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One of Guilfoile's favorite artifacts is the lifelike wax figure of Roberto Clemente. "There were two of these made," he says, "and the other one is in Three Rivers Stadium in Pittsburgh. Roberto was still playing when it first arrived there, and Tony Bartirome, the trainer, took it and put it on the trainer's table. He dimmed the lights and called in the team physician, Dr. Joseph Finegold. Tony told him that Roberto had fainted in the outfield. Dr. Finegold saw Roberto lying there, took his pulse and nearly fainted himself."
Heitz, the librarian, naturally favors the treasures found in archives, correspondence and newspapers. His latest find is a yearbook for the 1910 Chicago Giants Base Ball Club, a Negro leagues team in an era about which little is known. In the guide is a profile of hitherto unsung star Joseph (Cyclone) Williams, a pitcher who went 115-31-1 from 1905 to 1909. "If you have ever witnessed the speed of a pebble in a storm, you have not even then seen the equal of the speed possessed by this wonderful Texan Giant," says the guide.
Also in Heitz's possession is a letter from The Sporting News, canceling the subscription of one " Abner Doubleday, Main St., Cooperstown, N.Y." And while the Doubleday myth may indeed have been canceled by cruel fact, the notion that baseball began in Cooperstown still survives. Why, just the other day Heitz received a most intriguing letter from Hugh MacDougall, a village trustee. While doing some unrelated research, MacDougall found this item in the June 6, 1816, issue of the Otsego Herald, under the title VILLAGE ORDINANCES: "Be it ordained, That no person shall play at Ball in Second or West street in this village, under a penalty of one dollar, for each and every offence."
Does this mean that 23 years before Doubleday didn't invent baseball, Cooperstown youths were creating a nuisance playing ball at what is now the corner of Main and Pioneer streets, right at the flagpole, 50 yards from the steps of the museum? It couldn't have been football or basketball, which had not yet been invented. Why, Cooperstown just might be the right place, after all....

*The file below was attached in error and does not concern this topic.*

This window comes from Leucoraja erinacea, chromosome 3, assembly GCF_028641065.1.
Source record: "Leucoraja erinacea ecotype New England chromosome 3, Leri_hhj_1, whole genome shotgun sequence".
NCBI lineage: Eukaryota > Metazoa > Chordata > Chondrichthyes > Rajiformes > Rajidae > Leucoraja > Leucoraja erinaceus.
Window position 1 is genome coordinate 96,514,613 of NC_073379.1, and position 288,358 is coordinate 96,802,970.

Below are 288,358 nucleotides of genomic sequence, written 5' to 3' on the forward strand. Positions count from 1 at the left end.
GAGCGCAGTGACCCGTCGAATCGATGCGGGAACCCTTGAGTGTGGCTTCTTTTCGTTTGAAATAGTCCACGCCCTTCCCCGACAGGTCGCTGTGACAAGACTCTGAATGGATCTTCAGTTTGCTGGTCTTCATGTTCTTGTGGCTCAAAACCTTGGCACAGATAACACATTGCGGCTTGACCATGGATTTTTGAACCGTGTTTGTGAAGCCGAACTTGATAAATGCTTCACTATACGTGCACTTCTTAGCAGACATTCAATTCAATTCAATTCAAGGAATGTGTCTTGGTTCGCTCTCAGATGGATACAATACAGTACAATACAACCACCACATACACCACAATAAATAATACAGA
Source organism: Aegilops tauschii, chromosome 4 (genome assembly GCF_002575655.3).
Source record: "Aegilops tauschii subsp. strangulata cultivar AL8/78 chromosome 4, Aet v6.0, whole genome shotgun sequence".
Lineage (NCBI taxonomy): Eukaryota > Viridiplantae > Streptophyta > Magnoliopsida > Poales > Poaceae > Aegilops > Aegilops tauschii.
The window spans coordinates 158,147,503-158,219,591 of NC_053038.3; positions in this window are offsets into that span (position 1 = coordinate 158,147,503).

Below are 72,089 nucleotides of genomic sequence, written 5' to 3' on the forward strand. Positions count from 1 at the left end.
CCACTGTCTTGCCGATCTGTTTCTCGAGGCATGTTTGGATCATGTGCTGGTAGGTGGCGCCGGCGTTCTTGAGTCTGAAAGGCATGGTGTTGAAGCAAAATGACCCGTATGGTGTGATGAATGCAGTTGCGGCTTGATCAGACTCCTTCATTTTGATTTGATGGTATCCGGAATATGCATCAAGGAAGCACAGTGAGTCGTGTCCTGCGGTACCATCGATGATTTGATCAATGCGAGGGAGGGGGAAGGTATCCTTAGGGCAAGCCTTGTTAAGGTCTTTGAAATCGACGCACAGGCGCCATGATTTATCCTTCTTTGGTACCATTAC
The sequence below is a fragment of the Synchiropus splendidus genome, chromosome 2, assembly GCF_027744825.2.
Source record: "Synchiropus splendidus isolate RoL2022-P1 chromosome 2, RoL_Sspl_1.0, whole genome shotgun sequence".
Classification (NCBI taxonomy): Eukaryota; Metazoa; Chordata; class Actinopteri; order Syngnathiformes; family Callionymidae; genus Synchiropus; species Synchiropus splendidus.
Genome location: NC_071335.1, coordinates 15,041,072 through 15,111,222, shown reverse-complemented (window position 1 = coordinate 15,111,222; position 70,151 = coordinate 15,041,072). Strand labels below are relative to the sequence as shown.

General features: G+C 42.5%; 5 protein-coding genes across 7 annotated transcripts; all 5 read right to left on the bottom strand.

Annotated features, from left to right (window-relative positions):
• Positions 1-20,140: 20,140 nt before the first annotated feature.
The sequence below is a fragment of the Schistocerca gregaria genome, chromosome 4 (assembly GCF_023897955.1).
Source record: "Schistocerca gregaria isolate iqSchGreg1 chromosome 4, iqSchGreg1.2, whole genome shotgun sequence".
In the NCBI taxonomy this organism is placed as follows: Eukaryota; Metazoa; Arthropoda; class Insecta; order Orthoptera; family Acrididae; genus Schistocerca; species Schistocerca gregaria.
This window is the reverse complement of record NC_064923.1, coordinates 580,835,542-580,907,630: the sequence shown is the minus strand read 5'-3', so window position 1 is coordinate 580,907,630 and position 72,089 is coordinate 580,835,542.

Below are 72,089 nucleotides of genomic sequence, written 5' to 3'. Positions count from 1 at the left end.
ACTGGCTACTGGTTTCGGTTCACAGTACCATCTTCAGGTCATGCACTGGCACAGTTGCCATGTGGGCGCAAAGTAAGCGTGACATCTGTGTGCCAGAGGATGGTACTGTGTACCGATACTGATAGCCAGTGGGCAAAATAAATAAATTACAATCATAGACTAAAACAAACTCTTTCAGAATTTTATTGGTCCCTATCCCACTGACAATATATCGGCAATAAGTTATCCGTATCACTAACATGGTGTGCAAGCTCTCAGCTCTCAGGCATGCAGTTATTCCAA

"You know, I've never been to Cooperstown," said Johnny Bench, who will be inducted in July. "We [the Reds] were supposed to play in the '81 Hall of Fame game, but that was the year of the strike. After that, I figured I should wait until I was actually inducted.
"I'm not sure what I'm going to say up there, but I do know I have a lot of people to thank. My father, first of all, who taught me to play baseball in Binger, Oklahoma. My idol, Mickey Mantle, for showing me what a boy from Oklahoma could do. All my managers in the minors, guys like Pinky May, Dave Bristol, Don Zimmer. My roommate in Buffalo, Steve Boros, and a pitcher there who helped me a lot, Dom Zanni. Deron Johnson, who taught me about pitchers when I first came up. My teammates on the Reds: Pete, Tony, Joe, Davey. And my manager, Sparky Anderson. I may need the whole afternoon to thank everybody.
"Do you know when I started thinking about the Hall of Fame? It was after my first year in the big leagues. Ted Williams was one of my idols--to me, he and John Wayne are one and the same--and I asked him to sign a ball for me. He took the ball and signed it, to a hall of famer, for sure. He knew it, even if I didn't."
That ball would certainly make a nice 50th birthday gift to the National Baseball Hall of Fame and Museum.